Qantas says it is sorry after a Melbourne family found themselves stranded in Sydney because domestic flight delays caused them to miss an international trip.
Javiera Martinez, her partner Daniel Capurro and their three children aged 14, 7 and 8 were to fly to Chile on Friday to visit relatives they had not seen for three years.
But after their 8 a.m. Qantas flight from Melbourne was delayed by half an hour, baggage handling and transfer delays from the airport to Sydney prevented their 11.30 a.m. LATAM Airlines flight towards Santiago.
Ms Martinez said airline procedures at the airport were chaotic.
“We believe Qantas did not behave appropriately, I was reprimanded by the person at the counter, they never apologized, they never took any responsibility,” she said to AAP.
“It was a rude conversation, we were mistreated, I would say.”
The PCR tests they need to travel have now expired and they will have to take them again while waiting for seats on the next flight to Santiago departing on Sunday.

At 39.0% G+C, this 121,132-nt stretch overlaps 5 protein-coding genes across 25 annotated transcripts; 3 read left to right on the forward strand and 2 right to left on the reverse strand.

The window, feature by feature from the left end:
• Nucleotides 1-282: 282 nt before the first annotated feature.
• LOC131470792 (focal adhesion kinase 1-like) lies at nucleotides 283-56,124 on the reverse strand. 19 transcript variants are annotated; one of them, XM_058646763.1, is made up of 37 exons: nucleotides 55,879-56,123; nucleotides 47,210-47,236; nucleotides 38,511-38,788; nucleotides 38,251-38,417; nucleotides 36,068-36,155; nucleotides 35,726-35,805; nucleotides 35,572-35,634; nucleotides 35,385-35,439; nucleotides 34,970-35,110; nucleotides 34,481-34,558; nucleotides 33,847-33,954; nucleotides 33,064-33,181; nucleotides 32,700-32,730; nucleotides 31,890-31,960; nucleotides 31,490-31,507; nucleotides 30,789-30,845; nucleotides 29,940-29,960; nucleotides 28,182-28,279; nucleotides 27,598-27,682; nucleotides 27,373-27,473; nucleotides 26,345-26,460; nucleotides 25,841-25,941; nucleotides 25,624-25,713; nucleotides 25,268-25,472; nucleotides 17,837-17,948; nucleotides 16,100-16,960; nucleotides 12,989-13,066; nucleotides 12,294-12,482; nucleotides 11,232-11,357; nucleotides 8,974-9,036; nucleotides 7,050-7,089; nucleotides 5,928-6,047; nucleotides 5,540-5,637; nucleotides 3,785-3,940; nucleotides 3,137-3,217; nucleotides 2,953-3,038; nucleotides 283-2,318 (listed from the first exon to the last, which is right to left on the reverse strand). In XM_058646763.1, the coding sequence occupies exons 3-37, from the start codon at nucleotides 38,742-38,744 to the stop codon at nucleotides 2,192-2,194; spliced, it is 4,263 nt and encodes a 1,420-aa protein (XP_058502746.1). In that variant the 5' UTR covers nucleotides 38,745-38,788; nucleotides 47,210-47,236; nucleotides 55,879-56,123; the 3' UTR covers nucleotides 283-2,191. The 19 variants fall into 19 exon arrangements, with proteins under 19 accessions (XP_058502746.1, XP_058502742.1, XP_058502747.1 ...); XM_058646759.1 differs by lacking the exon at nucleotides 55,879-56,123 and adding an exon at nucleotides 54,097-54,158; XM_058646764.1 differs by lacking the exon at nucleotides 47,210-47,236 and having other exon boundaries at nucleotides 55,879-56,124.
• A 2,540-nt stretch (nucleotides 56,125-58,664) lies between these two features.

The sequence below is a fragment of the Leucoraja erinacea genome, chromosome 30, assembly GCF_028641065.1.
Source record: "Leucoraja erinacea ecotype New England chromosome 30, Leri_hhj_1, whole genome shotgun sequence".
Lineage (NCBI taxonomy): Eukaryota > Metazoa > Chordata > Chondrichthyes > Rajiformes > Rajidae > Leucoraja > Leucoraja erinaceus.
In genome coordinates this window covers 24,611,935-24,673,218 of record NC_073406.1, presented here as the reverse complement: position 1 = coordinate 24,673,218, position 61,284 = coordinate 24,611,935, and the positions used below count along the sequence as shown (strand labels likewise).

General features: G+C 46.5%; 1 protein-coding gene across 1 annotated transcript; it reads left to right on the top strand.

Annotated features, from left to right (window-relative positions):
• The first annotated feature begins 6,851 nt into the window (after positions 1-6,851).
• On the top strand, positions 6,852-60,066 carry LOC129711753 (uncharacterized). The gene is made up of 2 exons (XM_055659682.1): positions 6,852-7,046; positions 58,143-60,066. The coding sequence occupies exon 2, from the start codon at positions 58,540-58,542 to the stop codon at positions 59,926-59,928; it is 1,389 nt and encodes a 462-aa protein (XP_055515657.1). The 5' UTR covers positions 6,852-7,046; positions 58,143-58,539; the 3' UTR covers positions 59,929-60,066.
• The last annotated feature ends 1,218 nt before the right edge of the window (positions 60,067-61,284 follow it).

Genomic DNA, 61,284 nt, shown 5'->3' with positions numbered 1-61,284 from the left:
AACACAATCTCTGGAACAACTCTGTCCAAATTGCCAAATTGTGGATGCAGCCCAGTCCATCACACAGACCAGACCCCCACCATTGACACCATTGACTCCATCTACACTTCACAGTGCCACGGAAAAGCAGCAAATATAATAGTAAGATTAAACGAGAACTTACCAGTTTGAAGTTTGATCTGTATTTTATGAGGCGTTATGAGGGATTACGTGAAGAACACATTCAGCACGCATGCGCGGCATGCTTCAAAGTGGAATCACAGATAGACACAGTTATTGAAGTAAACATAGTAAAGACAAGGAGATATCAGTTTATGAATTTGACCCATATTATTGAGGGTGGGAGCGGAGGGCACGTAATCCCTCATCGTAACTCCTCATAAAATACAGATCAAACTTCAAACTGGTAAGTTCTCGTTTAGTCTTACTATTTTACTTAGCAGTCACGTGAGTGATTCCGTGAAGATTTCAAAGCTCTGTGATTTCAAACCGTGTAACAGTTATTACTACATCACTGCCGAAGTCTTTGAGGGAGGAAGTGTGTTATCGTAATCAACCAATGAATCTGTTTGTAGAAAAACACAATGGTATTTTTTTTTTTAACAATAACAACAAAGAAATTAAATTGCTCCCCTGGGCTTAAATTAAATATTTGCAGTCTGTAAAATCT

The airline paid for one night’s accommodation in Sydney.
“We sincerely apologize that the family missed their connecting flight on another airline due to delays at Sydney Airport on Friday,” a Qantas spokesperson told AAP.
The family are among many affected by hold-ups amid the busiest travel period in two years, with airports in Sydney, Melbourne and Brisbane warning passengers to arrive two hours before domestic flights.
On Friday, Qantas CEO Alan Joyce clarified that passengers were “out of shape”, saying the delays were not their fault.
The airline has laid off thousands of employees during the pandemic and outsourced ground crews in a decision challenged in court.
About 78,000 domestic passengers passed through Melbourne Airport on Friday, with construction work at the terminals adding to congestion and queues.
In Sydney, the number of domestic passengers has almost doubled in the past six months.
Sydney Airport’s general manager of operations, Greg Hay, has warned travelers to be prepared to go through security when they arrive at the terminal.
“We also noticed that people are not used to security protocols, such as not taking laptops and aerosols out of their bags at checkpoints, which contributes to queues,” he said. he said in a statement.
Amid rising passenger numbers, the company providing security services at the airport, Certis Security Australia, is also trying to replenish its workforce, Mr Hay said.
More than 51,800 travelers passed through Brisbane Airport on Friday, making it the busiest day in more than two years.
Australian Associated Press